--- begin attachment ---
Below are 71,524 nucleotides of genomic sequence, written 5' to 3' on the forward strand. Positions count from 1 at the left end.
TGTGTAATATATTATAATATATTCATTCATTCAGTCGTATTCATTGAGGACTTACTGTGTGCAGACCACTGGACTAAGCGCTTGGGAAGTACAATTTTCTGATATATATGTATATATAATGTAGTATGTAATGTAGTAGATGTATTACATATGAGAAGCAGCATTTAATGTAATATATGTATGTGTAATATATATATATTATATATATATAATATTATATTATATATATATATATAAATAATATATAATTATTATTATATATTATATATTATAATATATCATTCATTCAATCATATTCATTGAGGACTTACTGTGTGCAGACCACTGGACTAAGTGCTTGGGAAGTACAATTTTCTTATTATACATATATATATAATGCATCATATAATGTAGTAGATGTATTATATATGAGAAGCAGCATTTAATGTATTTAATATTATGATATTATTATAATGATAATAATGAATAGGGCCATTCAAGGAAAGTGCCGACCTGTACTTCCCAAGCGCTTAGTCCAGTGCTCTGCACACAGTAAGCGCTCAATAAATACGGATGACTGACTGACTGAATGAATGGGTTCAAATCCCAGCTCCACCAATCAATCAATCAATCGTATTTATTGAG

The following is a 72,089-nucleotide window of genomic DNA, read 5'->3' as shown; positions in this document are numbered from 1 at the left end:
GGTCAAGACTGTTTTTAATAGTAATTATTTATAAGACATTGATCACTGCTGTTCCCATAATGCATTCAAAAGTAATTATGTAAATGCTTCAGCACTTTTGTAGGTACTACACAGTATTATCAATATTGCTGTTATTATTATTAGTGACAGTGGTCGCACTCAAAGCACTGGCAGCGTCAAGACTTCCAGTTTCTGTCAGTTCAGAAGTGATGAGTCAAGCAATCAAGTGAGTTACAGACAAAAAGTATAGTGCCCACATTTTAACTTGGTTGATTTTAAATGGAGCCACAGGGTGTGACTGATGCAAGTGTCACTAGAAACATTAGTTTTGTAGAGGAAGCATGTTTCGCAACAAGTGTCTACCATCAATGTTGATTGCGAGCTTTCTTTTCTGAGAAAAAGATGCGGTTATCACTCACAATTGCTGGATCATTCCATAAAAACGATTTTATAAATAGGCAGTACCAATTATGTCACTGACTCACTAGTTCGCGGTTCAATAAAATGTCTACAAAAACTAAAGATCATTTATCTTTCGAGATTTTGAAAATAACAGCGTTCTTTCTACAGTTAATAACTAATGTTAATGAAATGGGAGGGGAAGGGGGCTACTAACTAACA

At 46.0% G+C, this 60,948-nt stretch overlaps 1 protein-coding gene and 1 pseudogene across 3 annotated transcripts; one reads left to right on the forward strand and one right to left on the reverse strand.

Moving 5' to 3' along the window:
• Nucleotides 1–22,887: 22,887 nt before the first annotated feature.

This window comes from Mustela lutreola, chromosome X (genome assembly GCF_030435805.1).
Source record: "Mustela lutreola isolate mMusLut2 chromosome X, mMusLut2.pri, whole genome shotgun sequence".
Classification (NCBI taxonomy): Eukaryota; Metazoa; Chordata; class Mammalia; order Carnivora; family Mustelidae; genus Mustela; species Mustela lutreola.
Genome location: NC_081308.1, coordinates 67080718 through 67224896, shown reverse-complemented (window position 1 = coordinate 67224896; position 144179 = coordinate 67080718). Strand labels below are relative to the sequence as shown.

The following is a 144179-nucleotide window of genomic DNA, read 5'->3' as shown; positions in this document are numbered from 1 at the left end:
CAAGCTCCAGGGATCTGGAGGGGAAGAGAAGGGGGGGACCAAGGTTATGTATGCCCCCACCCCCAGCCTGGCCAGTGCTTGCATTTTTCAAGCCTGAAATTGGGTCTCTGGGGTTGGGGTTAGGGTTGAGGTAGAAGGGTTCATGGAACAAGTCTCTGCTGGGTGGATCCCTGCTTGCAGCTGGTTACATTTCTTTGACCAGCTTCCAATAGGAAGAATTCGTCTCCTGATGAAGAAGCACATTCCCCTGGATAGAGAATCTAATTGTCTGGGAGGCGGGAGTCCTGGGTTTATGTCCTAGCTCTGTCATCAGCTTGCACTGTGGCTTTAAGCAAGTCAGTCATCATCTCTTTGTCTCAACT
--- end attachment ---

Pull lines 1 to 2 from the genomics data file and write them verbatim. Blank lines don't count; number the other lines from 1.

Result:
Below are 71,524 nucleotides of genomic sequence, written 5' to 3' on the forward strand. Positions count from 1 at the left end.
TGTGTAATATATTATAATATATTCATTCATTCAGTCGTATTCATTGAGGACTTACTGTGTGCAGACCACTGGACTAAGCGCTTGGGAAGTACAATTTTCTGATATATATGTATATATAATGTAGTATGTAATGTAGTAGATGTATTACATATGAGAAGCAGCATTTAATGTAATATATGTATGTGTAATATATATATATTATATATATATAATATTATATTATATATATATATATAAATAATATATAATTATTATTATATATTATATATTATAATATATCATTCATTCAATCATATTCATTGAGGACTTACTGTGTGCAGACCACTGGACTAAGTGCTTGGGAAGTACAATTTTCTTATTATACATATATATATAATGCATCATATAATGTAGTAGATGTATTATATATGAGAAGCAGCATTTAATGTATTTAATATTATGATATTATTATAATGATAATAATGAATAGGGCCATTCAAGGAAAGTGCCGACCTGTACTTCCCAAGCGCTTAGTCCAGTGCTCTGCACACAGTAAGCGCTCAATAAATACGGATGACTGACTGACTGAATGAATGGGTTCAAATCCCAGCTCCACCAATCAATCAATCAATCGTATTTATTGAG